Adversarial Role of Magistrate in Common Law Countries

  • Saurabh Singh
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  • Saurabh Singh

    LL.M. Student at National Law University Delhi, India.

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The two systems of law are generally followed in major countries of world namely, the Adversarial system and the Inquisitorial system. The adversarial system is followed by most of the common law countries and the inquisitorial system is followed by the civil law countries. The Research Article talks about both these systems and their comparative analysis. Also main focus of the author is to understand the role of magistrate in common law countries as compared to that in inquisitorial system. It focuses in the major role of magistrates in development of law. In Adversarial system, the court acts as a referee in the matter between prosecution and defense. It is like a contest between 2 parties. In adversarial procedures before juries, the judge serves as moderator and referee on legal issues, rarely participating in questioning until he or she believes that key legal or factual issues need to be clarified. A judge decides the facts of the case as well as legal issues in a bench trial (without a jury). It is the duty of the judge to decide the case on the basis of presentation of evidence. While on the other hand, Inquisitorial system involves investigation of case by court for getting proof of facts of the case. This system mainly revolves around the dispute resolution and justice for society as well as individuals. Although they both are different from each other, countries use them.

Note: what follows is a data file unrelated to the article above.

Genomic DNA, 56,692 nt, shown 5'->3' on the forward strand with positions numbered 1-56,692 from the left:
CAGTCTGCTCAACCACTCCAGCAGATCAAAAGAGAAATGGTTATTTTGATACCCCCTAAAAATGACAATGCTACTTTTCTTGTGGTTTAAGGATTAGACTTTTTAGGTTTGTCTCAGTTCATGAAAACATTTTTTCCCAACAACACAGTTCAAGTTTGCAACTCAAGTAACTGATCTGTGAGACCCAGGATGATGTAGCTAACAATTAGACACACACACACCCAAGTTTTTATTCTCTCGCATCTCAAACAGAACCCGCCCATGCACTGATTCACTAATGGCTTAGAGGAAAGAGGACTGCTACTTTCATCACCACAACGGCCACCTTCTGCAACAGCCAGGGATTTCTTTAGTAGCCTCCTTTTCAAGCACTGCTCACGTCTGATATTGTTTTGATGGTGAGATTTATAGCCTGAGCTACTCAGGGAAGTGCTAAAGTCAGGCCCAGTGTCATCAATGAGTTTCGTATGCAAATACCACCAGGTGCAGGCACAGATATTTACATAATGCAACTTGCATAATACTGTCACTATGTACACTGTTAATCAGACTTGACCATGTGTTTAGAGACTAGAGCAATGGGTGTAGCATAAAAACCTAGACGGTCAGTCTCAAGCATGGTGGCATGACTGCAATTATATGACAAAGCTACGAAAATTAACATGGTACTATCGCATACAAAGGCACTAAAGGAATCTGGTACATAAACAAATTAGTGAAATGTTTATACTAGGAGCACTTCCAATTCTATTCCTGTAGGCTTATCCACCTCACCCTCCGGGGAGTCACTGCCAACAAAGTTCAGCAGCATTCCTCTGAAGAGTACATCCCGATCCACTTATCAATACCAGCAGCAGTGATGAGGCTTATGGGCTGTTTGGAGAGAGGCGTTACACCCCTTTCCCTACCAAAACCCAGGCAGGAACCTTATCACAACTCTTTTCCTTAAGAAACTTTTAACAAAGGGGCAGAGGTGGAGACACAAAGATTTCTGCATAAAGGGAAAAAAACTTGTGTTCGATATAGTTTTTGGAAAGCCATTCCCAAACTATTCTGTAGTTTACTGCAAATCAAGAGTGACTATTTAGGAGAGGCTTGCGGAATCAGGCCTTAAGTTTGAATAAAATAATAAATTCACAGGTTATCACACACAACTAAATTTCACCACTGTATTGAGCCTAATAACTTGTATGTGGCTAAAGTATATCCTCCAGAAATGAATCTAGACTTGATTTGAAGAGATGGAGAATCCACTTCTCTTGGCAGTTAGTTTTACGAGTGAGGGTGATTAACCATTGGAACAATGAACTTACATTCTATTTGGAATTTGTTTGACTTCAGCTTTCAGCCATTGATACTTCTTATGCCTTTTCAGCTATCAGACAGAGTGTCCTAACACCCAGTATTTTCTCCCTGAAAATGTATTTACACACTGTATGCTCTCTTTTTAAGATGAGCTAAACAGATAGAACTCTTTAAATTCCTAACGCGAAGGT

Research Paper


International Journal of Law Management and Humanities, Volume 5, Issue 3, Page 1031 - 1045


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